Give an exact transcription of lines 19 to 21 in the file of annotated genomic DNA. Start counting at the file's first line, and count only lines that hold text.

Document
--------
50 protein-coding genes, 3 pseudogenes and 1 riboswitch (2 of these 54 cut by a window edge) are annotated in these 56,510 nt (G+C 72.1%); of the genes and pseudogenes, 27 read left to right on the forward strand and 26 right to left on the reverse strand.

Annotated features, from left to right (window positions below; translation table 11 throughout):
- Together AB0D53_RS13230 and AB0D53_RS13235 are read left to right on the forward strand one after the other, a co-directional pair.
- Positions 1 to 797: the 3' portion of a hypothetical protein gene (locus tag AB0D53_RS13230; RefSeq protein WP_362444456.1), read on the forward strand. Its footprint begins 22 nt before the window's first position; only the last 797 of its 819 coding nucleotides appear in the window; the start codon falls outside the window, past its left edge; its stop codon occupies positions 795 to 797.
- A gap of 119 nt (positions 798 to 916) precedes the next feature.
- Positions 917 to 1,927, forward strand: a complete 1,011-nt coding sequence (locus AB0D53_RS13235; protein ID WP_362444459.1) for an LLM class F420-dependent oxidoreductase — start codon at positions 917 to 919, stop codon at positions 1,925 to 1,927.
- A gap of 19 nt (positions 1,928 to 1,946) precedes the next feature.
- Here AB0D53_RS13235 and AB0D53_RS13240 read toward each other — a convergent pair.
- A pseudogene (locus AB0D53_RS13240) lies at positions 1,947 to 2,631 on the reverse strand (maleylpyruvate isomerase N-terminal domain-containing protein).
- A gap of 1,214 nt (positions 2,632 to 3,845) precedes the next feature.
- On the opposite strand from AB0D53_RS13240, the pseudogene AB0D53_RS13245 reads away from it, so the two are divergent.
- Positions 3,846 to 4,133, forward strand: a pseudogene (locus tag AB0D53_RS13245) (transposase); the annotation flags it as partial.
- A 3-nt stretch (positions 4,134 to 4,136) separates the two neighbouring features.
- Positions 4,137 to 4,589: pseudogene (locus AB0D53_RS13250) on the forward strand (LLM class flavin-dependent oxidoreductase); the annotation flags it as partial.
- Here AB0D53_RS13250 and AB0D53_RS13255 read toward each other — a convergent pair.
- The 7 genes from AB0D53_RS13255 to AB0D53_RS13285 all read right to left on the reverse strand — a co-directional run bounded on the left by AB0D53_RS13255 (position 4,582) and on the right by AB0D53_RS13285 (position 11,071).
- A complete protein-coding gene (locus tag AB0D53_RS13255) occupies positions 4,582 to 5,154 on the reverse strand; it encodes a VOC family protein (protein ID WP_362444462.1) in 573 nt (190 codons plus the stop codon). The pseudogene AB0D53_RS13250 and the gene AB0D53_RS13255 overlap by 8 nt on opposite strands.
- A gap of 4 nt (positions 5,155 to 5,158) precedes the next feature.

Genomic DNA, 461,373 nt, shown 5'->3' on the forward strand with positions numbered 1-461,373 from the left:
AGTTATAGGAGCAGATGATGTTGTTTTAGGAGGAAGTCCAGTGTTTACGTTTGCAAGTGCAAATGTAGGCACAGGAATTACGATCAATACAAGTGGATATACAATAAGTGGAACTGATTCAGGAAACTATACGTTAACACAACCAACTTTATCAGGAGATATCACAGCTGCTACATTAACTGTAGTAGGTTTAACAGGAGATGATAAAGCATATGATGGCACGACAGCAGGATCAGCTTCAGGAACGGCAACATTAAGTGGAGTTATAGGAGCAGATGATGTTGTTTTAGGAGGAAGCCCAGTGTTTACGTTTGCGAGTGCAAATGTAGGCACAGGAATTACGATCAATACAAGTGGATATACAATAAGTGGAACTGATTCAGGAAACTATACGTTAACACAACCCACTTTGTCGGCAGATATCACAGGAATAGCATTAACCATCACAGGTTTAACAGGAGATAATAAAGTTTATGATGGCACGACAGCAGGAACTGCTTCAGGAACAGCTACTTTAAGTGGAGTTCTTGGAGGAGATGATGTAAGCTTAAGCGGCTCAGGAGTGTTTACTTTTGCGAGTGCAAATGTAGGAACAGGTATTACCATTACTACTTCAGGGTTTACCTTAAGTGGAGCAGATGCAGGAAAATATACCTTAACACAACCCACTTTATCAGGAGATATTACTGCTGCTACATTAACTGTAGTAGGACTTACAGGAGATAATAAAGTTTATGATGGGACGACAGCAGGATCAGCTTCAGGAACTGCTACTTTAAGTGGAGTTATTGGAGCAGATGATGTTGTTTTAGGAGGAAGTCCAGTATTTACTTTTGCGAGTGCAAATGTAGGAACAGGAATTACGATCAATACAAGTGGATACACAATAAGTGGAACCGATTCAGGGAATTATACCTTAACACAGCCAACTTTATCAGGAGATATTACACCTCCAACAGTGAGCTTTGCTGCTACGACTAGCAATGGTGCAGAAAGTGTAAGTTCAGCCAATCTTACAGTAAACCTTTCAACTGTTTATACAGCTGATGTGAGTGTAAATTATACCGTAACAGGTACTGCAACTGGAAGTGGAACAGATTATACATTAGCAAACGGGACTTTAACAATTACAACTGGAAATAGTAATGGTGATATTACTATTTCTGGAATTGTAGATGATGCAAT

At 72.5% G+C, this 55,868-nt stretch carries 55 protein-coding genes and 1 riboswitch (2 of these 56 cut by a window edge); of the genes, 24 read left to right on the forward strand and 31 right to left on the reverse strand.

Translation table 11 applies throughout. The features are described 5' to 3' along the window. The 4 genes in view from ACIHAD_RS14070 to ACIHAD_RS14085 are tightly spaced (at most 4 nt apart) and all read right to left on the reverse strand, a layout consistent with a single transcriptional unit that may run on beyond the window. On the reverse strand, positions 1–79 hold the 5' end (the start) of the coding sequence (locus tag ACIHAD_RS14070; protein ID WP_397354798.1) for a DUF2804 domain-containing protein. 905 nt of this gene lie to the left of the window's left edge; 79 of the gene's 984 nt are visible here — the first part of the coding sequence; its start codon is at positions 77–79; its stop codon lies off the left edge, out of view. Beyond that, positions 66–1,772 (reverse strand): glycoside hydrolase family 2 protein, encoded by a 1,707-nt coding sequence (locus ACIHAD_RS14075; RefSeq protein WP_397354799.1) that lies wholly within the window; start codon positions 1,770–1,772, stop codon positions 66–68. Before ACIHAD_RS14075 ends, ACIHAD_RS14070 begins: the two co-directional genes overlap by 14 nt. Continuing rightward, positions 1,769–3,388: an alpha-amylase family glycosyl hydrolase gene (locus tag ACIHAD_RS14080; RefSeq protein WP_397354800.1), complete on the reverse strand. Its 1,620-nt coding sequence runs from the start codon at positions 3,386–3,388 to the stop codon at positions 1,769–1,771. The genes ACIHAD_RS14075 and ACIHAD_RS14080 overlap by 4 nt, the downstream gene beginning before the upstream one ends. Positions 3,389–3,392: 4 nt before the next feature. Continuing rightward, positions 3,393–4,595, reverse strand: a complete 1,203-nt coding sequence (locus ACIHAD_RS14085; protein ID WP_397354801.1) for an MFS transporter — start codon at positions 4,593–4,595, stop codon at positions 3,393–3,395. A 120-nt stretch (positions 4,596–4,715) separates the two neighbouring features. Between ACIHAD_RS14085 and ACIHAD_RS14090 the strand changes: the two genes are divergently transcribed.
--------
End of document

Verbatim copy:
Genomic DNA, 461,373 nt, shown 5'->3' on the forward strand with positions numbered 1-461,373 from the left:
AGTTATAGGAGCAGATGATGTTGTTTTAGGAGGAAGTCCAGTGTTTACGTTTGCAAGTGCAAATGTAGGCACAGGAATTACGATCAATACAAGTGGATATACAATAAGTGGAACTGATTCAGGAAACTATACGTTAACACAACCAACTTTATCAGGAGATATCACAGCTGCTACATTAACTGTAGTAGGTTTAACAGGAGATGATAAAGCATATGATGGCACGACAGCAGGATCAGCTTCAGGAACGGCAACATTAAGTGGAGTTATAGGAGCAGATGATGTTGTTTTAGGAGGAAGCCCAGTGTTTACGTTTGCGAGTGCAAATGTAGGCACAGGAATTACGATCAATACAAGTGGATATACAATAAGTGGAACTGATTCAGGAAACTATACGTTAACACAACCCACTTTGTCGGCAGATATCACAGGAATAGCATTAACCATCACAGGTTTAACAGGAGATAATAAAGTTTATGATGGCACGACAGCAGGAACTGCTTCAGGAACAGCTACTTTAAGTGGAGTTCTTGGAGGAGATGATGTAAGCTTAAGCGGCTCAGGAGTGTTTACTTTTGCGAGTGCAAATGTAGGAACAGGTATTACCATTACTACTTCAGGGTTTACCTTAAGTGGAGCAGATGCAGGAAAATATACCTTAACACAACCCACTTTATCAGGAGATATTACTGCTGCTACATTAACTGTAGTAGGACTTACAGGAGATAATAAAGTTTATGATGGGACGACAGCAGGATCAGCTTCAGGAACTGCTACTTTAAGTGGAGTTATTGGAGCAGATGATGTTGTTTTAGGAGGAAGTCCAGTATTTACTTTTGCGAGTGCAAATGTAGGAACAGGAATTACGATCAATACAAGTGGATACACAATAAGTGGAACCGATTCAGGGAATTATACCTTAACACAGCCAACTTTATCAGGAGATATTACACCTCCAACAGTGAGCTTTGCTGCTACGACTAGCAATGGTGCAGAAAGTGTAAGTTCAGCCAATCTTACAGTAAACCTTTCAACTGTTTATACAGCTGATGTGAGTGTAAATTATACCGTAACAGGTACTGCAACTGGAAGTGGAACAGATTATACATTAGCAAACGGGACTTTAACAATTACAACTGGAAATAGTAATGGTGATATTACTATTTCTGGAATTGTAGATGATGCAAT

At 72.5% G+C, this 55,868-nt stretch carries 55 protein-coding genes and 1 riboswitch (2 of these 56 cut by a window edge); of the genes, 24 read left to right on the forward strand and 31 right to left on the reverse strand.